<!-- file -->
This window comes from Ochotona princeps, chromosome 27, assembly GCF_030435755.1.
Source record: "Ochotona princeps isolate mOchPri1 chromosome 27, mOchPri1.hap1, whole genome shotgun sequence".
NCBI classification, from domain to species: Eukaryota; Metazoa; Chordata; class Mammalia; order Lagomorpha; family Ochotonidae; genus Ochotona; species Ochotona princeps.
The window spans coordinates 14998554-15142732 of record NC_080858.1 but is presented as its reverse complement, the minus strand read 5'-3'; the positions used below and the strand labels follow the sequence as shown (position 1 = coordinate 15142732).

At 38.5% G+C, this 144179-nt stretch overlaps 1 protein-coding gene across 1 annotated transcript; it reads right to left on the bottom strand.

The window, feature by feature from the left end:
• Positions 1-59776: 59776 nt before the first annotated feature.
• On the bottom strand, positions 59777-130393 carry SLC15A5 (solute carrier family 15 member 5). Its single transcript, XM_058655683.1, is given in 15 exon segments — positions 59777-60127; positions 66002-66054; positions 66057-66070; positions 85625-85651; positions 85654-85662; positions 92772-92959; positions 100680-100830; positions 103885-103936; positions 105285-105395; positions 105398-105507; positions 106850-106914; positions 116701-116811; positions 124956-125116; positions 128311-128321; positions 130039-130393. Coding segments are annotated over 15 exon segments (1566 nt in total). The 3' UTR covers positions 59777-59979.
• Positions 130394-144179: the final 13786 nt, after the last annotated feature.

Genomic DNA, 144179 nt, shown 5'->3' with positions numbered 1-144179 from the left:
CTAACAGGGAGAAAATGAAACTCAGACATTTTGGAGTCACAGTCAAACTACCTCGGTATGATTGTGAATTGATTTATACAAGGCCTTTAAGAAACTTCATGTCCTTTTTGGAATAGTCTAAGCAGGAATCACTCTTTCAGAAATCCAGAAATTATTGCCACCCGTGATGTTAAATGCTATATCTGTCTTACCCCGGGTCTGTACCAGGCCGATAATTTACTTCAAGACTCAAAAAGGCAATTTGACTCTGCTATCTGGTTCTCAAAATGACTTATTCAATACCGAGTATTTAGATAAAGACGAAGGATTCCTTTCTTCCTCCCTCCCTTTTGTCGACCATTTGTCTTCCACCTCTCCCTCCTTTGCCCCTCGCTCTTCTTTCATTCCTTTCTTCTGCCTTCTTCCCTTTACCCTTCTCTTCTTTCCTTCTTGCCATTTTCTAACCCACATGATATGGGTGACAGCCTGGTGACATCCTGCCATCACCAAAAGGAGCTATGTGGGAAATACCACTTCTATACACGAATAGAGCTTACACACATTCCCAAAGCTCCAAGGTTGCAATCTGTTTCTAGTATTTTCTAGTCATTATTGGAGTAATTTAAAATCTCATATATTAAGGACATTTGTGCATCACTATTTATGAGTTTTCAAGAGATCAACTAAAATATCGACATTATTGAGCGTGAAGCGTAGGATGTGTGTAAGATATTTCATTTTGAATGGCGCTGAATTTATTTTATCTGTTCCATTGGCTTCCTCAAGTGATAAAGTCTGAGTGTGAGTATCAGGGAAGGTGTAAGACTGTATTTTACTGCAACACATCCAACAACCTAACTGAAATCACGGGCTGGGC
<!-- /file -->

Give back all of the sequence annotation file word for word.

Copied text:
This window comes from Ochotona princeps, chromosome 27, assembly GCF_030435755.1.
Source record: "Ochotona princeps isolate mOchPri1 chromosome 27, mOchPri1.hap1, whole genome shotgun sequence".
NCBI classification, from domain to species: Eukaryota; Metazoa; Chordata; class Mammalia; order Lagomorpha; family Ochotonidae; genus Ochotona; species Ochotona princeps.
The window spans coordinates 14998554-15142732 of record NC_080858.1 but is presented as its reverse complement, the minus strand read 5'-3'; the positions used below and the strand labels follow the sequence as shown (position 1 = coordinate 15142732).

At 38.5% G+C, this 144179-nt stretch overlaps 1 protein-coding gene across 1 annotated transcript; it reads right to left on the bottom strand.

The window, feature by feature from the left end:
• Positions 1-59776: 59776 nt before the first annotated feature.
• On the bottom strand, positions 59777-130393 carry SLC15A5 (solute carrier family 15 member 5). Its single transcript, XM_058655683.1, is given in 15 exon segments — positions 59777-60127; positions 66002-66054; positions 66057-66070; positions 85625-85651; positions 85654-85662; positions 92772-92959; positions 100680-100830; positions 103885-103936; positions 105285-105395; positions 105398-105507; positions 106850-106914; positions 116701-116811; positions 124956-125116; positions 128311-128321; positions 130039-130393. Coding segments are annotated over 15 exon segments (1566 nt in total). The 3' UTR covers positions 59777-59979.
• Positions 130394-144179: the final 13786 nt, after the last annotated feature.

Genomic DNA, 144179 nt, shown 5'->3' with positions numbered 1-144179 from the left:
CTAACAGGGAGAAAATGAAACTCAGACATTTTGGAGTCACAGTCAAACTACCTCGGTATGATTGTGAATTGATTTATACAAGGCCTTTAAGAAACTTCATGTCCTTTTTGGAATAGTCTAAGCAGGAATCACTCTTTCAGAAATCCAGAAATTATTGCCACCCGTGATGTTAAATGCTATATCTGTCTTACCCCGGGTCTGTACCAGGCCGATAATTTACTTCAAGACTCAAAAAGGCAATTTGACTCTGCTATCTGGTTCTCAAAATGACTTATTCAATACCGAGTATTTAGATAAAGACGAAGGATTCCTTTCTTCCTCCCTCCCTTTTGTCGACCATTTGTCTTCCACCTCTCCCTCCTTTGCCCCTCGCTCTTCTTTCATTCCTTTCTTCTGCCTTCTTCCCTTTACCCTTCTCTTCTTTCCTTCTTGCCATTTTCTAACCCACATGATATGGGTGACAGCCTGGTGACATCCTGCCATCACCAAAAGGAGCTATGTGGGAAATACCACTTCTATACACGAATAGAGCTTACACACATTCCCAAAGCTCCAAGGTTGCAATCTGTTTCTAGTATTTTCTAGTCATTATTGGAGTAATTTAAAATCTCATATATTAAGGACATTTGTGCATCACTATTTATGAGTTTTCAAGAGATCAACTAAAATATCGACATTATTGAGCGTGAAGCGTAGGATGTGTGTAAGATATTTCATTTTGAATGGCGCTGAATTTATTTTATCTGTTCCATTGGCTTCCTCAAGTGATAAAGTCTGAGTGTGAGTATCAGGGAAGGTGTAAGACTGTATTTTACTGCAACACATCCAACAACCTAACTGAAATCACGGGCTGGGC